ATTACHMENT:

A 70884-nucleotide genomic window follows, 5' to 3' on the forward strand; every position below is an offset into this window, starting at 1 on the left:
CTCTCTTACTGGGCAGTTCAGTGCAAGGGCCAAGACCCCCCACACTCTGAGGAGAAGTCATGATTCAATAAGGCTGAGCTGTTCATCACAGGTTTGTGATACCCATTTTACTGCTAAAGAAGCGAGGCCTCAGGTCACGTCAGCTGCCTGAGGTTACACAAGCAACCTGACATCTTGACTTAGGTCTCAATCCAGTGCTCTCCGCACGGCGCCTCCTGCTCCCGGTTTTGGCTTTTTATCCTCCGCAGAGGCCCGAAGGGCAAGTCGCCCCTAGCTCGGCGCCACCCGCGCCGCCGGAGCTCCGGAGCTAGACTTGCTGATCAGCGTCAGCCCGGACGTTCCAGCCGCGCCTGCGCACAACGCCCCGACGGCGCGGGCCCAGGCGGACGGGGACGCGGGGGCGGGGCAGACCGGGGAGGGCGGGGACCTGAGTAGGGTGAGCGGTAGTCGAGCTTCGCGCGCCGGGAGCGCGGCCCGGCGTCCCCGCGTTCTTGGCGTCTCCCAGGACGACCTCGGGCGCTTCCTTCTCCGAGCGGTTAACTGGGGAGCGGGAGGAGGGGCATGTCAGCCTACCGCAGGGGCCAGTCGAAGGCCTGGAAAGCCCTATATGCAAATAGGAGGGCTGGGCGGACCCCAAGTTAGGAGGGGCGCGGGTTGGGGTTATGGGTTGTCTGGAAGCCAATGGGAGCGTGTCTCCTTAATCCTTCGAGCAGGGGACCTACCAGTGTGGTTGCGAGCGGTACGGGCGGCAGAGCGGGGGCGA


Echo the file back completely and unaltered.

A 70884-nucleotide genomic window follows, 5' to 3' on the forward strand; every position below is an offset into this window, starting at 1 on the left:
CTCTCTTACTGGGCAGTTCAGTGCAAGGGCCAAGACCCCCCACACTCTGAGGAGAAGTCATGATTCAATAAGGCTGAGCTGTTCATCACAGGTTTGTGATACCCATTTTACTGCTAAAGAAGCGAGGCCTCAGGTCACGTCAGCTGCCTGAGGTTACACAAGCAACCTGACATCTTGACTTAGGTCTCAATCCAGTGCTCTCCGCACGGCGCCTCCTGCTCCCGGTTTTGGCTTTTTATCCTCCGCAGAGGCCCGAAGGGCAAGTCGCCCCTAGCTCGGCGCCACCCGCGCCGCCGGAGCTCCGGAGCTAGACTTGCTGATCAGCGTCAGCCCGGACGTTCCAGCCGCGCCTGCGCACAACGCCCCGACGGCGCGGGCCCAGGCGGACGGGGACGCGGGGGCGGGGCAGACCGGGGAGGGCGGGGACCTGAGTAGGGTGAGCGGTAGTCGAGCTTCGCGCGCCGGGAGCGCGGCCCGGCGTCCCCGCGTTCTTGGCGTCTCCCAGGACGACCTCGGGCGCTTCCTTCTCCGAGCGGTTAACTGGGGAGCGGGAGGAGGGGCATGTCAGCCTACCGCAGGGGCCAGTCGAAGGCCTGGAAAGCCCTATATGCAAATAGGAGGGCTGGGCGGACCCCAAGTTAGGAGGGGCGCGGGTTGGGGTTATGGGTTGTCTGGAAGCCAATGGGAGCGTGTCTCCTTAATCCTTCGAGCAGGGGACCTACCAGTGTGGTTGCGAGCGGTACGGGCGGCAGAGCGGGGGCGA